Expatriates send money to Ghana for starting businesses in an emerging market. Government agencies and the corporate sector have long seen the Diaspora as both a source of micro-financial resources and a customer. While the Diaspora’s position in “doing growth” has increased in recognition, and the Diaspora is increasingly used as an essential development participant, governments, the private sector, and even the Diaspora themselves do not see them as massive social investors.
This is a missed opportunity for leveraging and scaling up diaspora investments for socioeconomic growth, particularly given the funding gap for achieving the Sustainable Development Goals (SDGs). Government agencies, commercial banks, money transfer service providers, and the immigrant population should all consider diaspora investments as part of the development financing mix, especially in the context of “blended finance” packages.
How Can Expatriate Remittance be Useful Apart From Investment?
To begin with, money transfer to Ghana help to stabilise household consumption. Second, the role of remittances as a form of insurance is highlighted: remittances mitigate the impact of various sources of consumption volatility in developing countries (natural disasters, agricultural shocks, discretionary fiscal policy). Third, the importance of remittances as a form of insurance is more important in less financially developed countries. Fourth, when remittances as a percentage of GDP surpass 8.5 per cent, the overall stabilising impact of remittances is reduced.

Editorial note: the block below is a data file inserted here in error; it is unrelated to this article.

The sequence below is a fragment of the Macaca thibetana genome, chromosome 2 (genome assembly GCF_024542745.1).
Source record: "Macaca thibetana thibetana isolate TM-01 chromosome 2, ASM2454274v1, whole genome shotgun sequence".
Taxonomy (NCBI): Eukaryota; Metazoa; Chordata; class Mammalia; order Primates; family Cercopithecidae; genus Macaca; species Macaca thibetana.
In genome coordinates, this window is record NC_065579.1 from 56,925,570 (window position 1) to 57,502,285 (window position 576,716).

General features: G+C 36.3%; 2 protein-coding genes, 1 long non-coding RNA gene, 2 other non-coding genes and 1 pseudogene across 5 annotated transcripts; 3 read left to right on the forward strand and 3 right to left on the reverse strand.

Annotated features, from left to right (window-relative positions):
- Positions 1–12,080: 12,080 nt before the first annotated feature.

However, the efforts of diasporas go far beyond monetary investments; they also include raising mutual remittances to promote philanthropic programs, technology transfers, information exchange, strengthened access to foreign capital markets, and expanded trade relations, to name a few. The 5Cs of Diaspora send money to Ghana online are a framework for highlighting the various types of diaspora involvement, including financial, intellectual, political, cultural, and social capital that immigrant populations can bring to their countries of origin.
How Remittance Reduces The Poverty Rate Of A Struggling Economy?
Remittances have a direct impact on poverty because they increase the recipient’s wages. They also have an indirect effect on poverty in the receiving countries by affecting productivity, unemployment, exchange rates, and capital access. Measuring the effect of remittances is difficult. However, an increasing body of evidence from poverty modelling models, cross-country regressions, and study of household survey data demonstrate that remittances do reduce poverty, even if the evidence on their effect on inequality is mixed. Due to the digital payment system, online money transfer to Ghana is more convenient and quick.